Lars Edvin "Lasse" Lagerbäck is a Swedish football manager and former player. He is the manager of the Norwegian national football team. Lagerbäck has managed a number of national teams prior to his current position, he managed the Swedish national team from 1998 until 2009, leading Sweden to five consecutive championships. He resigned as manager in 2009 after Sweden's failure to qualify for the 2010 FIFA World Cup in South Africa. After a short stint as manager of Nigeria, he led Iceland to unprecedented success as they qualified for their first finals competition, Euro 2016, reached the quarter-finals, beating England in the last 16. Apart from his coaching duties, Lagerbäck has in recent years been a pundit for Premier League and UEFA Champions League broadcasting on Swedish television, he holds the record for managing a team in the finals of the European Championships with 4 appearances. Born in Katrineholm and raised in Ovansjö, Medelpad, in his youth, Lagerbäck played for Alby FF; when he was 13 years old, he began playing for their P16 team.
After completing his upper secondary school studies at the end of the 1960s, Lagerbäck studied political science and economics at Umeå University in northern Sweden. On the side of his studies, he played football for Gimonäs CK under the guidance of Calle Lindelöf, he continued to play there until 1974 and worked as a club clerk from 1970. Over the course of the following years, he played twice for the club in the qualifying rounds to division two in the Swedish League without success. Lagerbäck himself played midfielder, but was an unused substitute. In 1974, he attended Gymnastik- och Idrottshögskolan, where he was a classmate of current assistant coach Roland Andersson. In 1977, he was called up to the senior team, it was former teammate Kjell Pettersson. He coached the Division IV team until 1982. In 1983, he moved to Arbrå IK until 1985. In 1987, he took over Hudiksvall ABK but left in 1989. In 1990, Lagerbäck took a job with the Swedish Football Association, he began as a coach for the junior levels.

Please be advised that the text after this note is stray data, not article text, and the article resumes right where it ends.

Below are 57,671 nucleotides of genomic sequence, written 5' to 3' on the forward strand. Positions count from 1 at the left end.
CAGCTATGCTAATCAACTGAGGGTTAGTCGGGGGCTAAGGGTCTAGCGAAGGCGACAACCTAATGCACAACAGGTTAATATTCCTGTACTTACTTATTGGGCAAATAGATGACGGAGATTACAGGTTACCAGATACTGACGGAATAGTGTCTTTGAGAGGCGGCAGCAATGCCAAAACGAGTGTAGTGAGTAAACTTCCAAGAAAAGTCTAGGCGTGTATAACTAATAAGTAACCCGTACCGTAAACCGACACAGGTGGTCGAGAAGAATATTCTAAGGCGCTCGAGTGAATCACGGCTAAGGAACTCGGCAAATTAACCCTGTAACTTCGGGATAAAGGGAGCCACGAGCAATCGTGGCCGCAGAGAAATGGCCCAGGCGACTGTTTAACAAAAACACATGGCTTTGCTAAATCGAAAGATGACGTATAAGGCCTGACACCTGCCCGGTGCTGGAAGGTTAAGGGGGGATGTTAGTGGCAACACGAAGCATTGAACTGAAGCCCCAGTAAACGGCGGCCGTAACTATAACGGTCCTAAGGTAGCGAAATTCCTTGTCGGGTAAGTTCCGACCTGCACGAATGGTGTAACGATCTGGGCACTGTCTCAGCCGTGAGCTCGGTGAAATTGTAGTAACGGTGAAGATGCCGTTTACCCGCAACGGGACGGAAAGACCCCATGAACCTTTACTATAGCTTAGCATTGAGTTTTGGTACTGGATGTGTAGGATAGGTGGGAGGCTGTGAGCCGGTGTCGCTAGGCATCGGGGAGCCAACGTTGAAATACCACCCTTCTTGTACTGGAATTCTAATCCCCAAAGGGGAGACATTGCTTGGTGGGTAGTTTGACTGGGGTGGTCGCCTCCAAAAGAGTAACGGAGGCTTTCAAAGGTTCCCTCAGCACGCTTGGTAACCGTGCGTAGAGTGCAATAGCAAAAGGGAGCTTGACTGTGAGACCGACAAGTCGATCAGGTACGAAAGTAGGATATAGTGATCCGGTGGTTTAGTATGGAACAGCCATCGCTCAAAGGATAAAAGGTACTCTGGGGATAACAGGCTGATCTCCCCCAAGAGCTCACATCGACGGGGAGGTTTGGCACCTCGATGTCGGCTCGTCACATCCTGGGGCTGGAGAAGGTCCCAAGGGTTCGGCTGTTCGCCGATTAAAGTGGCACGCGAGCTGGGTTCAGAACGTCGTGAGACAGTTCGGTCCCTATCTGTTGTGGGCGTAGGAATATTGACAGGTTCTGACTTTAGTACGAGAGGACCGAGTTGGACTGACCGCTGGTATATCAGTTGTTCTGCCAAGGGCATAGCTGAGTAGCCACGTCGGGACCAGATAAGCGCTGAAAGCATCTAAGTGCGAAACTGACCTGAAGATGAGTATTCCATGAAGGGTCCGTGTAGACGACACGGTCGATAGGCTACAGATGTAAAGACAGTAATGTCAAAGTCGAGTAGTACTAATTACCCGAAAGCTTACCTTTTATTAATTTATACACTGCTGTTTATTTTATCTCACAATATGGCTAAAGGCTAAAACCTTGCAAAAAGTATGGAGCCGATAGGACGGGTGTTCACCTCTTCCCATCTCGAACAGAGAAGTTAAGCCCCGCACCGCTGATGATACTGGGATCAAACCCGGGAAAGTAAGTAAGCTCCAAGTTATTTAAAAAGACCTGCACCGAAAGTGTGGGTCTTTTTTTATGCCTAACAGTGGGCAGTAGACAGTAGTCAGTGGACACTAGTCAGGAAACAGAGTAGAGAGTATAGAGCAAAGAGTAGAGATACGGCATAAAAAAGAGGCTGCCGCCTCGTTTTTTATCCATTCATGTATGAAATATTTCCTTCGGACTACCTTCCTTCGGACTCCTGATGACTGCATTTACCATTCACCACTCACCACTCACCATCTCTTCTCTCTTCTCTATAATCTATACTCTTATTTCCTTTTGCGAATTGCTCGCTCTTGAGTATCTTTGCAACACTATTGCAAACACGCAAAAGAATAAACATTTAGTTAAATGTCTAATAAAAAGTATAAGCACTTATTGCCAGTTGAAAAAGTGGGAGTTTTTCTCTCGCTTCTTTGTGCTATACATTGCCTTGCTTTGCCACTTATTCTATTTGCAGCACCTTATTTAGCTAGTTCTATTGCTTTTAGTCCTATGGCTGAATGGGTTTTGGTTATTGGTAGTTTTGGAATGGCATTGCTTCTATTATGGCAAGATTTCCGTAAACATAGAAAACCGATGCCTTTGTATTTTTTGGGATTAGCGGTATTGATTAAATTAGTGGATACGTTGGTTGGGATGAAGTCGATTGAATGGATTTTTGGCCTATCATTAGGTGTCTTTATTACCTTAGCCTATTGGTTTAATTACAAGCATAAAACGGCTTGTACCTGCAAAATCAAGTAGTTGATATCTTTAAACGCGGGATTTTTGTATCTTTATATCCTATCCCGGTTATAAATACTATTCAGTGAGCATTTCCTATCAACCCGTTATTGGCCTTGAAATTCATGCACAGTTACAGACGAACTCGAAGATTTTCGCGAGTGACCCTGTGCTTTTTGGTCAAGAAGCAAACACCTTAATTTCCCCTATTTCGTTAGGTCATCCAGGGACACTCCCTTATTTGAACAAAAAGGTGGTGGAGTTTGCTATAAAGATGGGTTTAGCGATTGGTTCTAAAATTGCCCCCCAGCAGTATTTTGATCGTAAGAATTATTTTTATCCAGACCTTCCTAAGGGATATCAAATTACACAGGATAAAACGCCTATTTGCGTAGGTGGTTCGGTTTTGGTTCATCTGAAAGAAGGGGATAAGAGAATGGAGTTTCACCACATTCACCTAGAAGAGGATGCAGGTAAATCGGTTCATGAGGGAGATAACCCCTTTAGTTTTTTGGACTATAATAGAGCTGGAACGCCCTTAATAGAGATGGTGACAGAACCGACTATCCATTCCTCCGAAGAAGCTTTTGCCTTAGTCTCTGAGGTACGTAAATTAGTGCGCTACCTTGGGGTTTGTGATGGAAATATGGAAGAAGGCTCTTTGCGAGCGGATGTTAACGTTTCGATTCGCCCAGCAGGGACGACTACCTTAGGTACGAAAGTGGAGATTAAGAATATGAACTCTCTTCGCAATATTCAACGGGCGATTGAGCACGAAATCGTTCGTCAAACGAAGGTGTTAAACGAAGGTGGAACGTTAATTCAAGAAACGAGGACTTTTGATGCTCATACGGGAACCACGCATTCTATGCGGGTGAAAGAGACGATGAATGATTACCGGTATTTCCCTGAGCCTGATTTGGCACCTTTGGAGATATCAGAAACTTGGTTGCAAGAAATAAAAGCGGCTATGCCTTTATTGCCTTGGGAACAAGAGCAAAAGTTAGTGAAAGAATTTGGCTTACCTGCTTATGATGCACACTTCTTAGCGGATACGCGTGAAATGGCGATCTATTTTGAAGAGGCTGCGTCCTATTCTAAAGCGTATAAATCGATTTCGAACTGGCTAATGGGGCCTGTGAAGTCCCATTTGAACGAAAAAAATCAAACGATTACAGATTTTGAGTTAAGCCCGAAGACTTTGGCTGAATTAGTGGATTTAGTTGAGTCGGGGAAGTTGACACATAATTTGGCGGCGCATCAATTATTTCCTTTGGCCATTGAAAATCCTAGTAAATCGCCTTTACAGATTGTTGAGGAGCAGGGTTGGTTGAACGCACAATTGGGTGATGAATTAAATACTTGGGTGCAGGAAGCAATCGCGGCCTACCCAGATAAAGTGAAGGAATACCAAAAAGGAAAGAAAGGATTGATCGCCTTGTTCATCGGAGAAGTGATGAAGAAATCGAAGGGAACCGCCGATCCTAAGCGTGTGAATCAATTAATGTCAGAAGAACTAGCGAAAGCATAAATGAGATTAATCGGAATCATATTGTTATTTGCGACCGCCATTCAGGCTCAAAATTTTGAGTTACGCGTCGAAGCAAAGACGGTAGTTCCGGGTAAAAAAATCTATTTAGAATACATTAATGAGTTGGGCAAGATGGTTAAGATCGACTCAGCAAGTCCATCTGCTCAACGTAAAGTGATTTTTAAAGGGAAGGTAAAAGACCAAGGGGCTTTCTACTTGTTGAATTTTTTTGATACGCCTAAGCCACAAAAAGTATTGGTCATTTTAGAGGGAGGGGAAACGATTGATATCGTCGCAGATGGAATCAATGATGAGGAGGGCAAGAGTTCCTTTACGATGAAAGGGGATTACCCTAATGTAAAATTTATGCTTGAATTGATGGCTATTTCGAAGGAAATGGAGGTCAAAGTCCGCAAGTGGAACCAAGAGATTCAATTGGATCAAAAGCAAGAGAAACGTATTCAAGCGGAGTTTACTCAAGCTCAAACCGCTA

He helped Tord Grip with the Swedish national team. In 1996, Lagerbäck took over the Sweden B national team, until 1997. In 1998, Tommy Söderberg chose him to be the assistant coach for the Swedish national team. In 2000, he was promoted to dual-coach, a responsibility he shared with Söderberg until 2004. Under his guidance, the Swedish national team qualified for the Euro 2000 but was eliminated in the group stages. In 2002, he led Sweden to the World Cup, where Sweden were drawn in the'group of death', together with England and Nigeria. Sweden subsequently lost against Senegal in the first knockout round. In 2004, Sweden qualified for their third straight championship. In the Euro 2004, Sweden made it to the quarter-finals; that same year, Tommy Söderberg left the Swedish national team to coach the U21 team. After the departure of Söderberg, Lagerbäck appointed Roland Andersson as assistant coach. In 2006, Lagerbäck took Sweden to their fourth consecutive championship, the first time in Swedish history.